Nineteenth century European watercolors form a less clearly defined and consistently documented chapter in the watercolor tradition. Watercolors were not taught in the traditional academic curriculum, which meant artists had to learn the technique from a practicing artist. Because the medium was perceived as an "English novelty" for several decades, many of these artists either learned the techniques from English painters, or taught themselves how to paint.

We pick up the story around 1830, when several important Continental watercolorists and traveling topographical artists were strongly influenced by the tremendously popular watercolors of Richard Parkes Bonington. But Eugène Delacroix (1798-1863), who was Bonington's traveling companion and roommate in Paris in the second half of 1825, may have influenced Bonington as well. The son of a Marseilles diplomat (or, some say, the Parisian diplomat Tallyrand), Delacroix was orphaned at age 16 by the death of his mother. He received most of his art training in the studio of Pierre Guèrin (1774-1833) and copying paintings in the Louvre, where he met and befriended Bonington. His paintings were first accepted in the Paris Salon of 1822, and he quickly became one of the leading Romantic painters in images of war and revolution abroad and at home. In 1832 he spent six months in Morocco, and painted many images thereafter. He received many commissions to decorate state buildings, including the Apollo Gallery in the Louvre (1850-51) and The Favorite (1821, 19x14cm) is one of many "costume" watercolors that Delacroix painted of North African subjects. The broad areas of red, yellow, blue and gray are combined as muted, more intricate patterns within the woman's dress, displaying on a small scale Delacroix's strategy of integrating an entire painting through the disciplined use of color. The carpeting also suggests Delacroix's style of juxtaposing pure flecks of contrasting or complementary color, a technique that can be traced back to the French painter Jean-Antoine Watteau (1684-1721) and that helped to form the mature "divisionist" style of Georges Seurat and Paul Signac.

French watercoloring tended to propagate through individual talents, such as the society painter Eugène-Louis Lami (1800-1890) and the minor Bonington imitator Eugène Isabey (1803-1886). Of greater interest to the development of watercolors was the peculiar and individual talent of François-Marius Granet (1775-1849). The son of a master mason, Granet developed an early talent for drawing by copying his father's collection of prints after François Boucher and Joseph Vernet. He became a pupil of J.-A. Constantin at the free drawing academy in Aix-en-Provence, where Auguste de Forbin, the painter and future Director-General of the Musées Royaux, was one of his classmates. In 1793 Granet left Aix with the local Société Populaire to assist in the siege of Toulon. He worked as a draughtsman with the artillery battery, and his autobiography provides a vivid account of his experiences during the campaign; Ingres painted a portrait of Granet with the battlements in the background. On a subsequent tour of duty he was employed to paint republican motifs on ships in the naval base at Toulon. Thereafter Granet settled into a staid life as a museum official and amateur artist. His Two Barges on the Seine, Opposite the Louvre (1849, 10x17cm) is characteristic of most of his paintings, which show either the quays along the Seine or the parks at Versailles.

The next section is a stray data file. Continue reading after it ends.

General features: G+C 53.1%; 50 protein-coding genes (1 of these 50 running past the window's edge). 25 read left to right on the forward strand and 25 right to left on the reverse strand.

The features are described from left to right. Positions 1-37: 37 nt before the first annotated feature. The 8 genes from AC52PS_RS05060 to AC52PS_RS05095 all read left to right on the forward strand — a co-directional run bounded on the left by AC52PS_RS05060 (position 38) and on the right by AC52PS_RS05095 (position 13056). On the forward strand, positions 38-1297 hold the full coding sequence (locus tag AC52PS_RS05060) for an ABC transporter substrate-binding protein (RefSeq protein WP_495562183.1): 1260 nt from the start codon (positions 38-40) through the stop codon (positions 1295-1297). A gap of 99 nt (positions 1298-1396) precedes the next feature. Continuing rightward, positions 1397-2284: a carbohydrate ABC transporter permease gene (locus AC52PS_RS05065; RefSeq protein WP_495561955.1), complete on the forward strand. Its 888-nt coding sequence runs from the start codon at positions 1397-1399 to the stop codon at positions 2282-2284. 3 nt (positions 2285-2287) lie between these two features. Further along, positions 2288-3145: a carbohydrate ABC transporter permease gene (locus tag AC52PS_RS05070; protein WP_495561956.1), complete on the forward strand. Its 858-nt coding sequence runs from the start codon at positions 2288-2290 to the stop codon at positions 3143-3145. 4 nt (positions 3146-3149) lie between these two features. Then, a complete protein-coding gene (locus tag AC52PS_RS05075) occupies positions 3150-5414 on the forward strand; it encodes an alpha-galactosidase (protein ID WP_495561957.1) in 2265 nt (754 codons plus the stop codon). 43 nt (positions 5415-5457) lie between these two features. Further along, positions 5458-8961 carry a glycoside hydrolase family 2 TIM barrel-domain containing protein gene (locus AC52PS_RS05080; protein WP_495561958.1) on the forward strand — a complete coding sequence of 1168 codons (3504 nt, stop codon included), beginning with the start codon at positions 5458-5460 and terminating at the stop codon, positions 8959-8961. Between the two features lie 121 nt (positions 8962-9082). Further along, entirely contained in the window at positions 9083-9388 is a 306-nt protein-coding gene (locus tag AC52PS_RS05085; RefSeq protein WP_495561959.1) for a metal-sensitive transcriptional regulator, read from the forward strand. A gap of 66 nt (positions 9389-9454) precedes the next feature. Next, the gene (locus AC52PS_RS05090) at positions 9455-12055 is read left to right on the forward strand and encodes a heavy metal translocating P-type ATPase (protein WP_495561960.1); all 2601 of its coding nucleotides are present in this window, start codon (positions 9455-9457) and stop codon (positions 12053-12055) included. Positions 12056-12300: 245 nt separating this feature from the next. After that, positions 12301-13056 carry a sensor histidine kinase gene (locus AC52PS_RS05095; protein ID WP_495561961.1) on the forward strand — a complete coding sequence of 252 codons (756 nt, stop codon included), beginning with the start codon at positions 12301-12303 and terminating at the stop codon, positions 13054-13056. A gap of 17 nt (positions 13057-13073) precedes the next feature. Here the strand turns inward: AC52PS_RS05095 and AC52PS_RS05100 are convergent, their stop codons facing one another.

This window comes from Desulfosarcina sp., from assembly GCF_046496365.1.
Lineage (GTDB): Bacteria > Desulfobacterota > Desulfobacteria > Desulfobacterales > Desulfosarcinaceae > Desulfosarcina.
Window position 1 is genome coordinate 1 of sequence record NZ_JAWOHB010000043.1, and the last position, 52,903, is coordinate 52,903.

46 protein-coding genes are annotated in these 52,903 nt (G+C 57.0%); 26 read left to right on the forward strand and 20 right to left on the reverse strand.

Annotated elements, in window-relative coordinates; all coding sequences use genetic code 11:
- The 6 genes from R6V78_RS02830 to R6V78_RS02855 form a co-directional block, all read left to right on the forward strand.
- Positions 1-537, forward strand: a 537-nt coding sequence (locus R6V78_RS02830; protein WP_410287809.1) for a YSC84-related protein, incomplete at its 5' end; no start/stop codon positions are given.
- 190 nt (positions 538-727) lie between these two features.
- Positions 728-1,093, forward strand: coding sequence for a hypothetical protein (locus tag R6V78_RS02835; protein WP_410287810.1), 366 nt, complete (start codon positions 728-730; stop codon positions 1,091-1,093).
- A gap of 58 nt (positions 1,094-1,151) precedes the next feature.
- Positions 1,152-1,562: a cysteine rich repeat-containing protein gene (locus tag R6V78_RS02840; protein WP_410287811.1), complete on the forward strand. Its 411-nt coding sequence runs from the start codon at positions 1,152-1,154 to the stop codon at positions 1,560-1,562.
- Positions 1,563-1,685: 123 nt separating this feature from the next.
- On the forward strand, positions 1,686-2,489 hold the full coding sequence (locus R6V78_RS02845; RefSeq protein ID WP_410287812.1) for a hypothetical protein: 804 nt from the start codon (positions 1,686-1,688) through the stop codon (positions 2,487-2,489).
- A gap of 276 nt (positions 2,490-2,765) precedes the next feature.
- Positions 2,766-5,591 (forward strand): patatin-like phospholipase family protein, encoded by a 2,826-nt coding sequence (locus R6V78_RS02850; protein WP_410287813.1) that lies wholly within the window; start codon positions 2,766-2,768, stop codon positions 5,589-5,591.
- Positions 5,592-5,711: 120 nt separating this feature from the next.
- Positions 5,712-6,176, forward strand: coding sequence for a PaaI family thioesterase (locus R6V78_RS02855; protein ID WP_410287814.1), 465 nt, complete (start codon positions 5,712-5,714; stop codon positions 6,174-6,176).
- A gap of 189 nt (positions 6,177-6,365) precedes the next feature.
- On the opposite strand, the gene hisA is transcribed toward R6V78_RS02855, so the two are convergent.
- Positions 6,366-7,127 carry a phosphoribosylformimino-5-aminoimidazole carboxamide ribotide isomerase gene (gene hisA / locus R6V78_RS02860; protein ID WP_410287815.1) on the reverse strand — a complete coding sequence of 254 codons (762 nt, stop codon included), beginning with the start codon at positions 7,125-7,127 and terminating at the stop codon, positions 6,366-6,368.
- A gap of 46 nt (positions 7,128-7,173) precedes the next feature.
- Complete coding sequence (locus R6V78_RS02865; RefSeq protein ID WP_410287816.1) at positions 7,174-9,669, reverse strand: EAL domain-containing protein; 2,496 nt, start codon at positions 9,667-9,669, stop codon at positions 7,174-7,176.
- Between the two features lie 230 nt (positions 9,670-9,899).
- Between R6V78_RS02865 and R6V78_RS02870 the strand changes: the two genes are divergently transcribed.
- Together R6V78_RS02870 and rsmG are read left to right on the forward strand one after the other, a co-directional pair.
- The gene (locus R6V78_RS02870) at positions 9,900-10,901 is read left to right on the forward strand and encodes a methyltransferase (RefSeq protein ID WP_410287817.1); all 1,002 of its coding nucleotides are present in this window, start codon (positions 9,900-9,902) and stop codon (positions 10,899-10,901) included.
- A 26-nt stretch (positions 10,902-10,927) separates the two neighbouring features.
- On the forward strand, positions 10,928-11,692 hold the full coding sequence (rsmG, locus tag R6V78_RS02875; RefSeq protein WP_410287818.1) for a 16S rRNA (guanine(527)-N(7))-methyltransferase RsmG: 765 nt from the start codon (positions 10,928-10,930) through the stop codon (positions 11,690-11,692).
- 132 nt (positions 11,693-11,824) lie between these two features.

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The bulk of Hopper's watercolors focus on New England scenes painted during his annual summer excursions to Maine. Henri-Joseph Harpignies (1819-1916) was born at Valenciennes. He came from a prosperous, solidly bourgeois background. A precocious draughtsman, he received elementary art training at the municipal school and became a talented cellist who enjoyed playing the chamber music of Haydn and Beethoven in later life. His artistic career was delayed by employment in the family iron forges at Denain and at the Famars sugar refinery, although he drew caricatures under the influence of the great French satirical lithographers. In 1838 he was exposed to a wider variety of French landscape during a two-month tour with a family friend Dr Lachèze, who also introduced Harpignies to the landscape painter and etcher Jean-Alexis Achard (1807-84), with whom he studied in Paris in 1846. His first significant group of paintings and drawings in a marginally Realist style was made with his master at Crémieu in late 1847, but the Revolution of 1848 obliged him to return home. He then stayed with Achard in Brussels, producing his first sequence of etchings. At first a commercial traveler, Harpignies decided quite early in life to devote himself to painting. He took lessons from the landscape painter Jean-Alexis Achard in 1846, and embarked on a number of study trips to Belgium, Holland and Germany as well as to Italy in 1849-52, where he painted his first watercolors. (He returned to Italy in 1863-5.) View Near Rome (1850, 66x51cm) is one of his early Italian watercolors. His first Salon picture was a View of Capri in 1853. His early pictures are clearly influenced by Emile Corot, but his own personality quickly asserted itself. He traveled around France, painting all the different regions without preference. Throughout his long life, Harpignies exercised his talent with the same charm and joy throughout all the regions of France with a particular predilection for the Nièvre, the Allier and the Yonne, depicting with equal assurance the forests, the towns, the rivers and the sea. Greatly attracted by the work of the Barbizon painters, particularly by that of Corot, he stayed in Marlotte and worked in the Forest of Fontainebleau; its trees and undergrowth were one of his favourite themes. But despite the undoubted influence of Corot, he always remained faithful to his own interpretation of nature. He painted in an essentially Barbizon manner and worked regularly in the Forest of Fontainebleau from 1854. After 1869 the village of Hérisson in the Allier was another favourite site, but he painted in other regions including the Auvergne and the Bourbonnais. After 1878 he stayed mainly at his home in Saint-Privé, spending winters in Nice from 1885. Harpignies exhibited at the Salon from 1853 onwards. He was awarded a gold medal in 1866 and further medals in 1868 and 1869. He became a Chevalier de la Légion d'Honneur in 1875, an Officier in 1883 and a Commandeur in 1901. Thanks to his water colors, Harpignies occupied an important place in the Barbizon School. He died at Saint-Privé (Yonne).